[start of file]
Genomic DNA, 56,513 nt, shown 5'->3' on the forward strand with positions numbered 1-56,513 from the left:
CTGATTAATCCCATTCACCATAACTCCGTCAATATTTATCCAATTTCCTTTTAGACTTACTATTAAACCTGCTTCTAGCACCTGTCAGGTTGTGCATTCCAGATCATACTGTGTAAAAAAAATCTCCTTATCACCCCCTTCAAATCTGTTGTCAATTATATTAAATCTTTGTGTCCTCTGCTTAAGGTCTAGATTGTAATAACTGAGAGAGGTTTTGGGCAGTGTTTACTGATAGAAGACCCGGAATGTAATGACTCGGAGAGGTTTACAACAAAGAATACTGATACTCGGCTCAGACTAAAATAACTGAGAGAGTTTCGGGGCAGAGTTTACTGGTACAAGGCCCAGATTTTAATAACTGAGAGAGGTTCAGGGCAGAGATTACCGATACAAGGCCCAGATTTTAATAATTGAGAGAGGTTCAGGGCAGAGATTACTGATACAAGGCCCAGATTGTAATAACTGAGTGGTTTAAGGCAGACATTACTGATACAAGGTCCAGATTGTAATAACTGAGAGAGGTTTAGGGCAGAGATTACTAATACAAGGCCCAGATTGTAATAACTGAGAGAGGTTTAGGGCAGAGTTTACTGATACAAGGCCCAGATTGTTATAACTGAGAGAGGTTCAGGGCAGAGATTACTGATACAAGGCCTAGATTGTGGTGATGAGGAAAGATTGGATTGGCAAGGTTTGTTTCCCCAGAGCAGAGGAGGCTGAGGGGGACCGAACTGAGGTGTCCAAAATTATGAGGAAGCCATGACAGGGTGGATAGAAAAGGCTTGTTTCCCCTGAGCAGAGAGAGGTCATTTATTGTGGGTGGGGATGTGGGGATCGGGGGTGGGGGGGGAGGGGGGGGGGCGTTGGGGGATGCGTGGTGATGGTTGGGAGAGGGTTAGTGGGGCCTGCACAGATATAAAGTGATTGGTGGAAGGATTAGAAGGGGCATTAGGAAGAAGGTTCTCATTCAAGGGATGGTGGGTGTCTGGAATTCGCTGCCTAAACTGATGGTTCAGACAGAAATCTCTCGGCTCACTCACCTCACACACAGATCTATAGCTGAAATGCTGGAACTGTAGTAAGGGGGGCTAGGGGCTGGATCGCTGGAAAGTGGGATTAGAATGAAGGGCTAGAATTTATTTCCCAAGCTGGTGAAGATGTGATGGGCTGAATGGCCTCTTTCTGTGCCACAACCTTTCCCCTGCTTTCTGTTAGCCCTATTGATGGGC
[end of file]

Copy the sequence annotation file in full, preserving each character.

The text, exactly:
Genomic DNA, 56,513 nt, shown 5'->3' on the forward strand with positions numbered 1-56,513 from the left:
CTGATTAATCCCATTCACCATAACTCCGTCAATATTTATCCAATTTCCTTTTAGACTTACTATTAAACCTGCTTCTAGCACCTGTCAGGTTGTGCATTCCAGATCATACTGTGTAAAAAAAATCTCCTTATCACCCCCTTCAAATCTGTTGTCAATTATATTAAATCTTTGTGTCCTCTGCTTAAGGTCTAGATTGTAATAACTGAGAGAGGTTTTGGGCAGTGTTTACTGATAGAAGACCCGGAATGTAATGACTCGGAGAGGTTTACAACAAAGAATACTGATACTCGGCTCAGACTAAAATAACTGAGAGAGTTTCGGGGCAGAGTTTACTGGTACAAGGCCCAGATTTTAATAACTGAGAGAGGTTCAGGGCAGAGATTACCGATACAAGGCCCAGATTTTAATAATTGAGAGAGGTTCAGGGCAGAGATTACTGATACAAGGCCCAGATTGTAATAACTGAGTGGTTTAAGGCAGACATTACTGATACAAGGTCCAGATTGTAATAACTGAGAGAGGTTTAGGGCAGAGATTACTAATACAAGGCCCAGATTGTAATAACTGAGAGAGGTTTAGGGCAGAGTTTACTGATACAAGGCCCAGATTGTTATAACTGAGAGAGGTTCAGGGCAGAGATTACTGATACAAGGCCTAGATTGTGGTGATGAGGAAAGATTGGATTGGCAAGGTTTGTTTCCCCAGAGCAGAGGAGGCTGAGGGGGACCGAACTGAGGTGTCCAAAATTATGAGGAAGCCATGACAGGGTGGATAGAAAAGGCTTGTTTCCCCTGAGCAGAGAGAGGTCATTTATTGTGGGTGGGGATGTGGGGATCGGGGGTGGGGGGGGAGGGGGGGGGGCGTTGGGGGATGCGTGGTGATGGTTGGGAGAGGGTTAGTGGGGCCTGCACAGATATAAAGTGATTGGTGGAAGGATTAGAAGGGGCATTAGGAAGAAGGTTCTCATTCAAGGGATGGTGGGTGTCTGGAATTCGCTGCCTAAACTGATGGTTCAGACAGAAATCTCTCGGCTCACTCACCTCACACACAGATCTATAGCTGAAATGCTGGAACTGTAGTAAGGGGGGCTAGGGGCTGGATCGCTGGAAAGTGGGATTAGAATGAAGGGCTAGAATTTATTTCCCAAGCTGGTGAAGATGTGATGGGCTGAATGGCCTCTTTCTGTGCCACAACCTTTCCCCTGCTTTCTGTTAGCCCTATTGATGGGC